A recent survey conducted by Nairametrics following President Bola Tinubu’s announcement on May 29 declaring an end to fuel subsidies has revealed a notable decline in the sales of gasoline generator sets in Nigeria.
The survey, which covered major generator markets in Lagos, reported that all the generator dealers experienced a significant drop in sales, with most of them unable to sell more than half of their usual stock over the past month.
The direct correlation between this sudden sales slump and the recent increase in fuel prices has been a cause for concern among market participants.
Paul Dike, a dealer at the electrical section of Alaba International Market, pointed out that the spike in fuel prices has directly affected sales. In response, even shop owners in the Alaba market have resorted to pooling their resources to generate electricity from big diesel generators, aiming to cut costs.
He indicated that most of the generators imported by Alaba merchants are now shipped to northern Nigeria or neighbouring West African countries.
This shift is attributed to the fact that many Nigerians are finding it increasingly difficult to afford the rising cost of fuel. Instead, they are turning to alternative solutions such as solar panels to power their homes.
Additionally, some areas in Lagos and eastern Nigeria have reported improved power supply over the past two months, contributing to the reduced demand for generators.
Samuel Chikeleze, a major importer of generators at the Lagos Trade Fair, lamented that his sales have dwindled significantly.
Previously, he would import two or three containers of generator sets, which would be sold within a month.
However, in the last month, he has struggled to sell off even one container. Chikeleze reported that Lagos buyers seem to be less interested in purchasing generator sets, with most of the sales now occurring in the northern regions of Nigeria or neighbouring countries.
The high fuel prices are significantly impacting the business of generator sellers.
“People are just not coming to buy as they did any longer. Lagos buyers just seem to be on vacation. Most of our sales now are either toward the northern part of the country or in neighbouring countries. The high price of fuel is really taking a toll on us generator sellers.”
Gozie Nwachukwu, a dealer in Ogba, Lagos, echoed similar sentiments, stating that it appears people are no longer enthusiastic about buying petrol generators.
He noted that business was thriving in the past, but it has significantly declined in recent weeks due to the high cost of fuel. Many Nigerians, he added, can no longer afford to buy fuel, leading to decreased usage of their generators.
“I cannot buy N2,500 fuel that will last just four hours. How many times in a month will I do that when I need money to feed my family? Let the generator rest for now,” said George Orsu, a resident of Surulere in Lagos.”
Nairametrics also spoke with households affected by the fuel price increase, and they confirmed that there is less incentive to use their generators due to the high cost of fuel.
George Orsu, a resident of Surulere, Lagos, shared his plight, stating that buying fuel at such high prices becomes a burden on his family’s finances. He emphasized the need to prioritize essential expenses over running a generator.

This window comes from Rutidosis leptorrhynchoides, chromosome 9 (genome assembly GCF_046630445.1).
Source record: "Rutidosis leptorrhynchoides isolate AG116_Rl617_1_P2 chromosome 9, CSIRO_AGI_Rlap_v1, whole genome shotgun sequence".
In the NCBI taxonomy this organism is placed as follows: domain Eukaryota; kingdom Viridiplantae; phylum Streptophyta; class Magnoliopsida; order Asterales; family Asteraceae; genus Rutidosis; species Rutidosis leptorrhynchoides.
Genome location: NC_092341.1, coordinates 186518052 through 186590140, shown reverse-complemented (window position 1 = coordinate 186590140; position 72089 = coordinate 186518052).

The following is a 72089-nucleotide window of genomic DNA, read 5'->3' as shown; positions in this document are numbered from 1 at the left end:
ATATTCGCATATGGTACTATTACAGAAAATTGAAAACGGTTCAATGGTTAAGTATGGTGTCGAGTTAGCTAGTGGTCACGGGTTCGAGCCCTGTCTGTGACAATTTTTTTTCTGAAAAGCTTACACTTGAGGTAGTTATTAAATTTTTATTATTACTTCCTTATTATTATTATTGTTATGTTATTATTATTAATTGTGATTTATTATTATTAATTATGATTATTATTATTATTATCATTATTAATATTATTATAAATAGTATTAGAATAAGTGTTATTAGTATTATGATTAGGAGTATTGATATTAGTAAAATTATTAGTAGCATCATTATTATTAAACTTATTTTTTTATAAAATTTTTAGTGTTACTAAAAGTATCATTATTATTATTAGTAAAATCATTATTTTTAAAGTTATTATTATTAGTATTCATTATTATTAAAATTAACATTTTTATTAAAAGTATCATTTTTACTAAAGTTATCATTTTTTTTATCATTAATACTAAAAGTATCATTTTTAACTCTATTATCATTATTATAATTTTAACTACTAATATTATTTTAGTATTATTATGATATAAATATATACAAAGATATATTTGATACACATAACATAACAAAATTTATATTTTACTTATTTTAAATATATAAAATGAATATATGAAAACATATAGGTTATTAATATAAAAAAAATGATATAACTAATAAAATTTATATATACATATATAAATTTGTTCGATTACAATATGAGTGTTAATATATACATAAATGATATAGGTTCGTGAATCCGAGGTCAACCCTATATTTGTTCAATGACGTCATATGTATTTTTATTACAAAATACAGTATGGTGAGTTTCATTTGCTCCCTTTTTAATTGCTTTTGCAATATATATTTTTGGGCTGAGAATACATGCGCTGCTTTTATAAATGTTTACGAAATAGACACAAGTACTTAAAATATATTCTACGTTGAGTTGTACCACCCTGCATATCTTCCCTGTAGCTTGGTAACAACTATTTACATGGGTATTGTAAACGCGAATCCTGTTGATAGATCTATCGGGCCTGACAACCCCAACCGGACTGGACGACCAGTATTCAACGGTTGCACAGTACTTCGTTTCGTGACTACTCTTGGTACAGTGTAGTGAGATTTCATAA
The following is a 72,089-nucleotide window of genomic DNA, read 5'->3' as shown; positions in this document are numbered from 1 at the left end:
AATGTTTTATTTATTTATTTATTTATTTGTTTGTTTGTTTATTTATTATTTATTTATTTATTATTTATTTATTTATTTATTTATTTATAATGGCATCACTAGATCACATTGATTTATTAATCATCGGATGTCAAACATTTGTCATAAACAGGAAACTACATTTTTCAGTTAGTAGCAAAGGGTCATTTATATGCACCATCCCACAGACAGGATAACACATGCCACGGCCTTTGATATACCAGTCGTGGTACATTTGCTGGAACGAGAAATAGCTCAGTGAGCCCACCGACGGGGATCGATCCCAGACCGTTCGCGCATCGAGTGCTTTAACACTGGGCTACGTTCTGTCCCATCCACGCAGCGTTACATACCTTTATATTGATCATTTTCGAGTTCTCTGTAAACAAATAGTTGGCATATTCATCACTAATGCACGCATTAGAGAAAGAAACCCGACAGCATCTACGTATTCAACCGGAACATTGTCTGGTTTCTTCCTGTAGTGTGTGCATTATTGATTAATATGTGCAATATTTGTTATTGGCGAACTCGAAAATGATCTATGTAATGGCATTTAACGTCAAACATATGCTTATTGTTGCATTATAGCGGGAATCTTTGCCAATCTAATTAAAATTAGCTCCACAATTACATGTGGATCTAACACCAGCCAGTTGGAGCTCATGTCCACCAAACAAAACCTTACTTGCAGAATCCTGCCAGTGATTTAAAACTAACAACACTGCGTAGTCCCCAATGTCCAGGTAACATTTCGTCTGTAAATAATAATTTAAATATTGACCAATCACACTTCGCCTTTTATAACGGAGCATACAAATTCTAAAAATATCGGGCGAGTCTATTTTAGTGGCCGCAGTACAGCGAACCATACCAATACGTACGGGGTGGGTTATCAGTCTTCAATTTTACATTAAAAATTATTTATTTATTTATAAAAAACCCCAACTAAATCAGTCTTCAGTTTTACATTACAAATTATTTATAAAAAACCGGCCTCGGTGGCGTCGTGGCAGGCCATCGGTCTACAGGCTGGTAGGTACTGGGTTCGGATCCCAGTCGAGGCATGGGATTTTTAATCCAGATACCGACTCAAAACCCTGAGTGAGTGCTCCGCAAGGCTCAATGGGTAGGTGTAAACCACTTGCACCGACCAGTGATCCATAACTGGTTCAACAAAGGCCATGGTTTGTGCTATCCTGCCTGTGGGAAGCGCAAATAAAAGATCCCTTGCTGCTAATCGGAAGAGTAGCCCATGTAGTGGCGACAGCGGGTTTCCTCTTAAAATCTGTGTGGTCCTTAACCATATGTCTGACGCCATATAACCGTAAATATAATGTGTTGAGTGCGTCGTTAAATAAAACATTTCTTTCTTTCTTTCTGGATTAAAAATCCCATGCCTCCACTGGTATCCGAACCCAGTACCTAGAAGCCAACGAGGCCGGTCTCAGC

Another resident, Moses Egwu, who lives in Alimosho Local Government Area said the cost of living has risen so high that running a generator is the last thing on his mind.
“I will make sure that my rechargeable lights are always charged, nothing more, nothing less,” Egwu said.
He revealed to Nairametrics that his wife no longer cooks for the week because, in the eventuality of a power outage for a week, the family won’t stand the risk of losing a pot of soup because he can no longer afford the cost of fueling his generator.
As if to confirm the trend, scores of filling station operators say the number of customers coming to buy fuel in jerry cans has reduced steeply.
Nairametrics confirmed from filling station operators of Eterna, Mobil, and Total in the Alimosho and Ikeja areas of Lagos, who stated that there is a general fall in the number of persons coming to their stations to fill their jerry cans.
As a consequence of the decline in generator usage, the survey also revealed that generator repairers are experiencing a downturn in business.
Sodiq, a generator repairer who works near Adeoni Estate in the Berger axis on the outskirts of Lagos, said his customers hardly patronize his trade nowadays. Sodiq spends most of his workday in the Okada business to make ends meet.
Chinagorom Okoye, also a generator repairer in Igando, Lagos, expressed a similar experience.
He told Nairametrics that business has been bad over the past several weeks, specifically after the increase in the price of fuel. He said he hardly makes enough money to feed his family nowadays.
“Before now, I would go home with up to N10,000 after the day’s work; but I hardly take more than N2,000 home over the past one month,” he said.
If the current trend continues, it could lead to increased poverty levels. Brian Amonu, the managing director of Data Analytics and Solutions Nigeria Limited, estimated that 40% of the 50 million homes in Nigeria rely partly on generator sets for power.
With an estimated 20 million generator sets needing repairs from time to time, a substantial reduction in generator usage could jeopardize the livelihoods of many repairers.
As Nigeria grapples with the impact of the fuel subsidy removal, the government and stakeholders may need to address the potential economic consequences and explore measures to alleviate the burden on citizens and businesses reliant on generators for power.
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